The NSF grant, together with an equipment-sharing agreement with Luna, sets DCC apart from other community college nanotechnology programs. Sophisticated equipment — atomic force microscopes, scanning tunneling microscopes, carbon nanotube reactors and chemical vapor deposition equipment – typically are available only to graduate students at major universities, or in company laboratories. At DCC, they can be found in the new DCC Nanotechnology Lab.
“It’s all right here,” said program director Clark.
Clark is a native of Danville who returned home from North Carolina State University — where he earned a Ph.D. in physics in 2009 — to become DCC’s nanotechnology program director. He said he feels he is giving something back to a city that set him on his own academic path.
“This is an area that has had lots of job losses and really needs something that won’t be going away in ten of 15 years,” he said. “Our goal really is to train students and get them out into the job market.”
Part of Clark’s job will be to spread the word about the new program, which received accreditation from the Southern Association of Colleges and Schools only in spring 2011. Until then, the college was limited in how it could promote and publicize the program. Those limits contributed to the small initial cohort, he said.
“And you can imagine that when you have people who have never heard of nanotechnology, that makes it a challenge,” he said. “It’s new to a lot of people. We have had a few industries who have come to the area, and that’s helped. There are a lot of employers who are educating themselves about nanotechnology.”
Clark said he has a long-term vision for the nascent program.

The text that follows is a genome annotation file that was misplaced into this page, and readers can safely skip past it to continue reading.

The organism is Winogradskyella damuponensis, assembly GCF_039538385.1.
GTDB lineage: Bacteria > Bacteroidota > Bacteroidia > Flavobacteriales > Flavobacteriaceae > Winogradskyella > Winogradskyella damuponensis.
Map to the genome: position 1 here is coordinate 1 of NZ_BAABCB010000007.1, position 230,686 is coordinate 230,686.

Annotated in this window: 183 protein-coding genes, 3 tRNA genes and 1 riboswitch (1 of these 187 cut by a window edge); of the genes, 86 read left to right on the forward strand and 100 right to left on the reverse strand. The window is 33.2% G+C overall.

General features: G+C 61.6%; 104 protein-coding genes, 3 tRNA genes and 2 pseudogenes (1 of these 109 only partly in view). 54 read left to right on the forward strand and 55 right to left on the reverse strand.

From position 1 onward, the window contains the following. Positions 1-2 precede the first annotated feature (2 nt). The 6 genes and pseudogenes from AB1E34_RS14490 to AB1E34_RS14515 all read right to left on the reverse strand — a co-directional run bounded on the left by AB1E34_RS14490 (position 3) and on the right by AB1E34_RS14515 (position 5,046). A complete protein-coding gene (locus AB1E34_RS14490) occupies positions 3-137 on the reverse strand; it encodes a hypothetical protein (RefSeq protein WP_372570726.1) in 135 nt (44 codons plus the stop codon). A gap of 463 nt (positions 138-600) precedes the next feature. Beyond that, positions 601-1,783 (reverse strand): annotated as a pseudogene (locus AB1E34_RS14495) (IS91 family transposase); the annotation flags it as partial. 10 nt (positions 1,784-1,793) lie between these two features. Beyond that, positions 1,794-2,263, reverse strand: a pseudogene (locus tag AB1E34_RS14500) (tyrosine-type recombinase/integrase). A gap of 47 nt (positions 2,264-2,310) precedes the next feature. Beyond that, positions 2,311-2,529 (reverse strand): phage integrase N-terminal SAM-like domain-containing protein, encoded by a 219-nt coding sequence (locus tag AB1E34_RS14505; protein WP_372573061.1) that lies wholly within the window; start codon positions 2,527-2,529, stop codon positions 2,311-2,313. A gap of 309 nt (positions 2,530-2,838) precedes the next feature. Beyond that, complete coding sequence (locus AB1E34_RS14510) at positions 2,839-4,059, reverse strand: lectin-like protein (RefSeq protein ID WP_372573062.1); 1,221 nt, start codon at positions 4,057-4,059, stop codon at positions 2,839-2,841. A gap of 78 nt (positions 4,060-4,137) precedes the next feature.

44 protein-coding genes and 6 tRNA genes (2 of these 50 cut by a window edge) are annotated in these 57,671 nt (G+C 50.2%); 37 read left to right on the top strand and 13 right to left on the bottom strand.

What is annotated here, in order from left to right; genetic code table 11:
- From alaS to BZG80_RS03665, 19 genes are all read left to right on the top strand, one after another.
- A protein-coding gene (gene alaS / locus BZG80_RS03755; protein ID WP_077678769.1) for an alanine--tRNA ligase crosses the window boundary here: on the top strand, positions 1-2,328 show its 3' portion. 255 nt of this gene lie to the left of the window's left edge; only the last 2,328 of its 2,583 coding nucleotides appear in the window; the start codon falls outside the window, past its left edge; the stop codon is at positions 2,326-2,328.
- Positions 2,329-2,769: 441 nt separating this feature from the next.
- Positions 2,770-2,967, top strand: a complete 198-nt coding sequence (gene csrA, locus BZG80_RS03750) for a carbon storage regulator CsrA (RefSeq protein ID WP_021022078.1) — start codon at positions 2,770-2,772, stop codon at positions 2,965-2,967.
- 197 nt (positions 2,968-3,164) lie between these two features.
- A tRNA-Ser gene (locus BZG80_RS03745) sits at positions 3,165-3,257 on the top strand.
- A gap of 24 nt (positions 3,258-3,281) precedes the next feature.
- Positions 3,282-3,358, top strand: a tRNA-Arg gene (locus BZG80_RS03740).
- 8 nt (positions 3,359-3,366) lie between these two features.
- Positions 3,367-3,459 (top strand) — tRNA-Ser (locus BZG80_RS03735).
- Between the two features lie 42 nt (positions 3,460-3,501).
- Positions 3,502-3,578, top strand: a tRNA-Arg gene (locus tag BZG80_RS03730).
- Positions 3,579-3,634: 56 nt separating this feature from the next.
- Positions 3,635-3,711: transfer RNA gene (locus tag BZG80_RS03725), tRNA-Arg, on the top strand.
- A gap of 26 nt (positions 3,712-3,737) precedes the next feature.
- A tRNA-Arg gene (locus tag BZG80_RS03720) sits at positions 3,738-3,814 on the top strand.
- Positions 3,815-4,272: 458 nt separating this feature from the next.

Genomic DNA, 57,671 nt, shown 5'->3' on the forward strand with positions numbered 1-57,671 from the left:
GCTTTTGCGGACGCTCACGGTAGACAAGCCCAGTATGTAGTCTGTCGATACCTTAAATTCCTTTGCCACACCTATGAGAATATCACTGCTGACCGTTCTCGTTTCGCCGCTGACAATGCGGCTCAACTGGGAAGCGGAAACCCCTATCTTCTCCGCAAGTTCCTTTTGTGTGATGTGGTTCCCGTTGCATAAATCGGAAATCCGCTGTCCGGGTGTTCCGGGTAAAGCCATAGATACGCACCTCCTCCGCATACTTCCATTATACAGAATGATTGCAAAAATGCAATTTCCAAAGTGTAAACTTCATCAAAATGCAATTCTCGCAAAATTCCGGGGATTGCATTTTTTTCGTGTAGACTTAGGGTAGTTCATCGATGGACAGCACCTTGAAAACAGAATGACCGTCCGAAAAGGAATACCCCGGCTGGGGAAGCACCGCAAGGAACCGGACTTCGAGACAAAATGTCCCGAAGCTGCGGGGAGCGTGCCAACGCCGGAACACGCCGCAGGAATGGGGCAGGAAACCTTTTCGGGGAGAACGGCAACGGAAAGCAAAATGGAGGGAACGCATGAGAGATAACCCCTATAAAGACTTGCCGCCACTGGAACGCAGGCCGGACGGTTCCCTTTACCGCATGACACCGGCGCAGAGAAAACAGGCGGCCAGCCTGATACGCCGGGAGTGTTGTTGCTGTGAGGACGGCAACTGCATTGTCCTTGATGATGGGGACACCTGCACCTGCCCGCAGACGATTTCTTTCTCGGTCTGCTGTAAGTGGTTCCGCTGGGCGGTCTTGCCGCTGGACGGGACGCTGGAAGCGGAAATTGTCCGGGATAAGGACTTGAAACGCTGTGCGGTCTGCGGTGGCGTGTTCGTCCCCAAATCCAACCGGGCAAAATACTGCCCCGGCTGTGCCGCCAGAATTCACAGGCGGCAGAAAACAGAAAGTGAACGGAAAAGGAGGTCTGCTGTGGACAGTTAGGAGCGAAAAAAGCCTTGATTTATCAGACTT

“My vision is for the program to become sustainable enough so that we can become a regional center, so that we can offer training not only here but across the country,” he said. “We want to recruit students, and get the current cohort through, so that companies can see that this area really has something to offer.”
For Wooding, the DCC Nanotech Program is a way to help her reach her potential and help lift her hometown from its economic doldrums.
“It’s amazing that DCC has the nanotech program,” she said. “People here have to fight to get a job other than flipping burgers. But they are bringing high tech jobs here. The problem is that nine out of ten people don’t have the training they need. I think this program will allow people here to get these jobs instead of having people move here. Personally, I have too much potential to be flipping burgers.”
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Q: Should colleges invest in nanotechnology programs in the belief that nanotech is the next big thing and can provide jobs for their regions?